Afghan Women Won’t Go Back

This post is the first in a four-part series. Come back next week to read more!

In March of this year, the Taliban executed Masooma, a pregnant 25-year-old woman who had offended a local commander by calling the militia’s war against security forces unjust in a private conversation.

Masooma’s murder didn’t make headlines in the West, even though the Trump administration was, at the same time, plodding  forward with peace talks with the Taliban. These U.S.-Taliban talks, part of the Trump administration’s exit strategy for U.S. troops in Afghanistan, have been viewed by many as an outrage since neither women nor representatives from the democratically elected Afghan government were invited to the negotiating table. Since it was passed by the U.S. Senate in 2017, the Women, Peace and Security Act has required that all U.S. peace negotiations urge and promote women’s participation. Excluding Afghan women in the first peace talks to occur since the bill’s passage is not just disrespectful and damaging—it ignores the law.

Students in 2012 at the Female Experimental High School in Herat, Afghanistan. (Graham Crouch / World Bank)

Their exclusion—and the prospect of allowing the Taliban a key role in the governance of their country—has galvanized Afghan women around equal rights. In social media campaigns organized by Afghan women activists, politicians and journalists, millions of women are refusing publicly and vehemently to return  to the oppressive Taliban rule.

Using#AfghanWomenWillNotGoBack and #MyRedLine, women are explicit about the gains they refuse to abandon.

Few could forget the half-decade of Taliban control in the late ’90s. When the group emerged from a chaotic civil war in Afghanistan to take control of the country, they banned the education of women and girls. Women could not work, nor could they move through public spaces without a male guardian. Though some had previously worn miniskirts, they were now required to cover from forehead to ankle. The list of punishable offenses was exhausting and demeaning: laughing in public, wearing heels that clicked, dressing in bright colors. Harsh punishments ranged from lashes to the ankles to cutting off the fingertips of those who dared to lacquer their nails. Afghans witnessed women beaten in town squares or executed on the dusty field of Kabul’s sports stadium. The image of burka-clad Afghan women circulated global media as a symbol of the ultimate patriarchy.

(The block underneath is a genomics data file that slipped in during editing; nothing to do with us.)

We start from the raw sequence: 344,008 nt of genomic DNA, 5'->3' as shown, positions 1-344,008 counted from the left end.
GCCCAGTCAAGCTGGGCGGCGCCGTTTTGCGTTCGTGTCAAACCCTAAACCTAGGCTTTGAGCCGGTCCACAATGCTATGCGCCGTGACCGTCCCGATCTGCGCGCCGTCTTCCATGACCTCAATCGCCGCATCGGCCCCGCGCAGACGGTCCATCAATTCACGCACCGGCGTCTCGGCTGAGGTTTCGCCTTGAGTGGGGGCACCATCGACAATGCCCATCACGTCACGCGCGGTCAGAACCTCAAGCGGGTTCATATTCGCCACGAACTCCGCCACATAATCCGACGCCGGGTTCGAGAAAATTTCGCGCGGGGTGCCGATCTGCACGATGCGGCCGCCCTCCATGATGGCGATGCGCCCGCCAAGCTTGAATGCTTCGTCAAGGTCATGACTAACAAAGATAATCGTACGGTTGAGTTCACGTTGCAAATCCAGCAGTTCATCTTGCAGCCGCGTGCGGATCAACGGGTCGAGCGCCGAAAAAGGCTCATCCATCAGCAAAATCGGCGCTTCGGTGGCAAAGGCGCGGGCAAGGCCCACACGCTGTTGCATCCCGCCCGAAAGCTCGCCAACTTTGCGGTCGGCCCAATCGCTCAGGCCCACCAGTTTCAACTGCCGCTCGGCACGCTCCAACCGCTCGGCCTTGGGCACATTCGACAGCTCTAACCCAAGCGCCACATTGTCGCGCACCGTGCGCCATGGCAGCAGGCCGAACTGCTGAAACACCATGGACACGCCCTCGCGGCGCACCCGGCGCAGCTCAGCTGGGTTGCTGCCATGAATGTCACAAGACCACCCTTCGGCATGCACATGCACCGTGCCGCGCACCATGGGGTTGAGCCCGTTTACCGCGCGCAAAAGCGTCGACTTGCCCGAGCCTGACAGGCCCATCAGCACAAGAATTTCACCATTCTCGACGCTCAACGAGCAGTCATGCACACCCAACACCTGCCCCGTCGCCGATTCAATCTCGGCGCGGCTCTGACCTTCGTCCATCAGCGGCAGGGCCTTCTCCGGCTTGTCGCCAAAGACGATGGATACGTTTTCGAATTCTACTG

The Taliban’s stifling regime drove Afghans out of the country, creating mil- lions of refugees. My relatives fled the misogynistic edicts that denied their daughters a basic education and access to health care. The ousting of the Taliban in 2001 and the end of the gender apartheid were victories for women and girls in Afghanistan and marked a global commitment to rid the country of extremists and terrorists.

Today, the Taliban continue “bombing public places, killing innocent civil- ians and [Afghan] forces—who have put their lives at the forefront of the fight against international terrorism,” warns Afghan Ambassador to the U.S. Roya Rahmani, the first woman diplomat to hold that post. “They … hinder [our] potential for development and prosperity by making Afghanistan an unsafe place for investors, denying our people their very essential right to living in peace and other human rights.”

Despite this, the Trump administration has tasked U.S. special envoy Zalmay Khalilzad, a neoconservative strategist whose fingerprints are all over the past three decades of U.S. foreign policy and Afghan history, with engaging in talks with the Taliban.


This piece is excerpted from a feature in the Summer 2019 issue of Ms.

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To read more from the issue, check out the excerpt archive.


Dr. Nadia Hashimi is a pediatrician and a board member of the Aschiana Foundation. She was the first Afghan American woman to run for U.S. Congress.